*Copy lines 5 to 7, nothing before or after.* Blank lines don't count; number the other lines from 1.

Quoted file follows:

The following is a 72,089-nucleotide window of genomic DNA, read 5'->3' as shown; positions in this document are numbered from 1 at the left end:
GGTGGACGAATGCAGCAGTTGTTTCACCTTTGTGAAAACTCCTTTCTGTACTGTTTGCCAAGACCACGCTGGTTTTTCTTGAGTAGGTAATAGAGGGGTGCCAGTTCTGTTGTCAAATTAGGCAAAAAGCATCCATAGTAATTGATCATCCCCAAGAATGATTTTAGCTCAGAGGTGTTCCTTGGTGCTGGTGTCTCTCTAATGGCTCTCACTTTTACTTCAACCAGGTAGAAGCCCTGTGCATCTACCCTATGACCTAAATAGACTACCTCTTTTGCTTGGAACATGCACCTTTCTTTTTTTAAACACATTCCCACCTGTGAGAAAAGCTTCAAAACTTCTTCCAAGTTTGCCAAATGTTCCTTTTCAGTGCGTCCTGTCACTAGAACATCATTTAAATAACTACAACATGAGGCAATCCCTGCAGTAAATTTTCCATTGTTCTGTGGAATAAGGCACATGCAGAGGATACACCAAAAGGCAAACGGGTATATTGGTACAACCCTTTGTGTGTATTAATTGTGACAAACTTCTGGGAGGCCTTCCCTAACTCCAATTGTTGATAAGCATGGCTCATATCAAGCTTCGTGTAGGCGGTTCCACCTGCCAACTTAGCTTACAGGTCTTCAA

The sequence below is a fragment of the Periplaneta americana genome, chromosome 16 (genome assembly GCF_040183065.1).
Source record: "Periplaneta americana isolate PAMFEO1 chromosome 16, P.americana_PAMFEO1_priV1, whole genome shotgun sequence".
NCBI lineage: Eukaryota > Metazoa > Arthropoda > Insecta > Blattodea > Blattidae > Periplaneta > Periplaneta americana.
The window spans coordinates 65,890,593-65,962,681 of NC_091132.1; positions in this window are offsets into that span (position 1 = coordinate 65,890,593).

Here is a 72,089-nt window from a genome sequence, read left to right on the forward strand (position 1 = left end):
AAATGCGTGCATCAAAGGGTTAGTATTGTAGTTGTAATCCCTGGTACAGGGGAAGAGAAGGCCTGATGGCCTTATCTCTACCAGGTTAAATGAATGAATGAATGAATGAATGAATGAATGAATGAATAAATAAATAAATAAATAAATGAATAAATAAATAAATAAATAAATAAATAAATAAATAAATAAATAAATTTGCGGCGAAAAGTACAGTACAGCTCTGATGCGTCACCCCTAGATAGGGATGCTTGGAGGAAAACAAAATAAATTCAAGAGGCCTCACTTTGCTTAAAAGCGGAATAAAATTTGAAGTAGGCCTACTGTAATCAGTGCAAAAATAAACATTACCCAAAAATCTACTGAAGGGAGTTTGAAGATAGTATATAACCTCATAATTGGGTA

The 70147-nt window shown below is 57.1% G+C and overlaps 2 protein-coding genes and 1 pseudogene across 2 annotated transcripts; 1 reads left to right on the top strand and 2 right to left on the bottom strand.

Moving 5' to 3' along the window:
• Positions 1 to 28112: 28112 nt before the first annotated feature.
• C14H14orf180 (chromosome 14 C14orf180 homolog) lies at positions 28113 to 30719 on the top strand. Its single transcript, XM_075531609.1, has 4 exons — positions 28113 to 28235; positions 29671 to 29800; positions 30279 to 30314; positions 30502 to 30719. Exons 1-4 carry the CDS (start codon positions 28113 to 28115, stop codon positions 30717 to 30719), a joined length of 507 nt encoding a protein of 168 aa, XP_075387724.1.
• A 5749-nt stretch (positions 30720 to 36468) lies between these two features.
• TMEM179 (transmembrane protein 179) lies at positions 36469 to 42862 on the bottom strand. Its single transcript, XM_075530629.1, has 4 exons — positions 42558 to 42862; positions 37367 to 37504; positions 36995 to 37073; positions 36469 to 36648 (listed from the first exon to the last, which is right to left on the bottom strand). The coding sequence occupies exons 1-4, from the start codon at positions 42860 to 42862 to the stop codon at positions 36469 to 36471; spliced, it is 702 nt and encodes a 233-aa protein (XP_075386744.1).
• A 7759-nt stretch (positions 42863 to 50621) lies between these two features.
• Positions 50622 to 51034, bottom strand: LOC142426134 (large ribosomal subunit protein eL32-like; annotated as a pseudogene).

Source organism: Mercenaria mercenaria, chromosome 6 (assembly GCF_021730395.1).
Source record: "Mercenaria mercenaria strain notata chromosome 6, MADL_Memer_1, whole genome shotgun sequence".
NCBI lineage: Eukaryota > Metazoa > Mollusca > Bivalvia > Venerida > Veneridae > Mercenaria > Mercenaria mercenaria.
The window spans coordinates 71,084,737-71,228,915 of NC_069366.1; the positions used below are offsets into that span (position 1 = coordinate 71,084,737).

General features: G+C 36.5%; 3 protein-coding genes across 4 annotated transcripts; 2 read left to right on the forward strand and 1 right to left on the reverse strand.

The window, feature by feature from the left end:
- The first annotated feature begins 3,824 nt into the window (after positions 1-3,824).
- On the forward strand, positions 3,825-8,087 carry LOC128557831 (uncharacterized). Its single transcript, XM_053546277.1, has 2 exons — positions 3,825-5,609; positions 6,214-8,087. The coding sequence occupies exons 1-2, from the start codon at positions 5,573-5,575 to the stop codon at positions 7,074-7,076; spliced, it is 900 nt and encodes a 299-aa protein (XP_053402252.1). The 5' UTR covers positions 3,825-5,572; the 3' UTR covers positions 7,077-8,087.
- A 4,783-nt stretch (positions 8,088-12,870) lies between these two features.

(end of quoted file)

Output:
NCBI lineage: Eukaryota > Metazoa > Arthropoda > Insecta > Blattodea > Blattidae > Periplaneta > Periplaneta americana.
The window spans coordinates 65,890,593-65,962,681 of NC_091132.1; positions in this window are offsets into that span (position 1 = coordinate 65,890,593).

Here is a 72,089-nt window from a genome sequence, read left to right on the forward strand (position 1 = left end):